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Employee handbooks and company policies

Forensic examination of former employee’s laptop can trigger litigation.

Elsewhere on this blog, I’ve cautioned departing employees about downloading confidential, proprietary information from the company laptop to a private computer.  I’ve talked about cases where the employee finds himself the target of a lawsuit for violation of the federal Computer Fraud and Abuse Act. The Massachusetts Supreme Judicial Court has provided new guidance for this situation when an employer sues for breach of contract rather than violation of the Computer Fraud and Abuse Act.

In EventMonitor, Inc. v. Leness, the Court held that an employee did not breach his written confidentiality agreement or misappropriate proprietary information when he uploaded all of his files to a personal online data storage account.  The employer refused to pay the employee an agreed upon severance package of 12 months pay.

The Court held that while the employee’s acts of failing to return and copying the proprietary information was inconsistent with the written confidentiality agreement, it was not, by itself, a material breach of contract.  The essential purpose of the confidentiality agreement is to protect the employer’s proprietary information.  There was no evidence that the employee disclosed the information to a third party.  The employee was not liable for breach of contract just because he copied proprietary information at the same time that a corporate restructuring was being discussed.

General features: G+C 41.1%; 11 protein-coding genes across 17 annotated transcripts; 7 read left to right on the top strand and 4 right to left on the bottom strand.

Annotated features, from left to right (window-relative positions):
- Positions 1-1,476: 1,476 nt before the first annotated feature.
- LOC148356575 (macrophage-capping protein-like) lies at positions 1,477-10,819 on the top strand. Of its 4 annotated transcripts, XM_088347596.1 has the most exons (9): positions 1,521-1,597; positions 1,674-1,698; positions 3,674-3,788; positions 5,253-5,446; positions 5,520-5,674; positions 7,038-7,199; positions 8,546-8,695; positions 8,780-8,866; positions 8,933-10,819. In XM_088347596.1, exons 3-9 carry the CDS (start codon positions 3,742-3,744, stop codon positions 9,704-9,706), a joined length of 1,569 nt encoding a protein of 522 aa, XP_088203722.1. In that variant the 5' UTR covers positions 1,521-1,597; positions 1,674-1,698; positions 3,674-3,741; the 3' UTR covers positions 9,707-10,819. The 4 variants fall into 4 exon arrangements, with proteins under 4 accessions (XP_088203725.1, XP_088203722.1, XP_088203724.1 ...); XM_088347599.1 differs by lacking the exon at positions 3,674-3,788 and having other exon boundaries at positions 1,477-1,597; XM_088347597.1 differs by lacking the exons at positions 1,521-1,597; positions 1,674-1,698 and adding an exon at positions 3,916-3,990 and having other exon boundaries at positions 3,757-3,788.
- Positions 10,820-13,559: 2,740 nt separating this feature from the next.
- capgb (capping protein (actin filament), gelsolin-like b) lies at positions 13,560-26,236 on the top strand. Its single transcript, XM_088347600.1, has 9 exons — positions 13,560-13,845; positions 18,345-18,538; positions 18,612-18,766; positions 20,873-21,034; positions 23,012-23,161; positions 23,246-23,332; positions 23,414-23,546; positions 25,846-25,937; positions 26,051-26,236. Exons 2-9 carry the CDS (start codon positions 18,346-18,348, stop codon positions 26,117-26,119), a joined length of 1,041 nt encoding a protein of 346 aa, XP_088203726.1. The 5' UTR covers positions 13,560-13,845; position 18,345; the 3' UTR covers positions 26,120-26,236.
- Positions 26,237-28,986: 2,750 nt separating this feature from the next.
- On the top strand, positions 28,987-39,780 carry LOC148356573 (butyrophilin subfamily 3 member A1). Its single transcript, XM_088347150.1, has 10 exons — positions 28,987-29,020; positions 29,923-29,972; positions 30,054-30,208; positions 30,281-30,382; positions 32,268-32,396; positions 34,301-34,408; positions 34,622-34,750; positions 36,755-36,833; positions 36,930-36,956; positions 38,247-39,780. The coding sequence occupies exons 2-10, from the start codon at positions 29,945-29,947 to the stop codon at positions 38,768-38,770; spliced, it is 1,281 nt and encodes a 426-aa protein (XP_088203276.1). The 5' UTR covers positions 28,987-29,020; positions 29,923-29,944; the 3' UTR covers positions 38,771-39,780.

Before this decision, an employee could face suit for breach of contract under these circumstances.  Now, the SJC clarified that until and unless there is evidence that the employee used or disclosed this information, there is no valid claim for breach of contract.

Just because the employee may not fear a state breach of contract claim unless such evidence exists, an employee should still tread carefully in order to avoid a federal claim under the Computer Fraud and Abuse Act.

Pamela A. Smith
Law Office of Pamela A. Smith
233 Needham Street, Suite 540
Newton, MA 02464
617-969-2900

pam@pamsmithlaw.com

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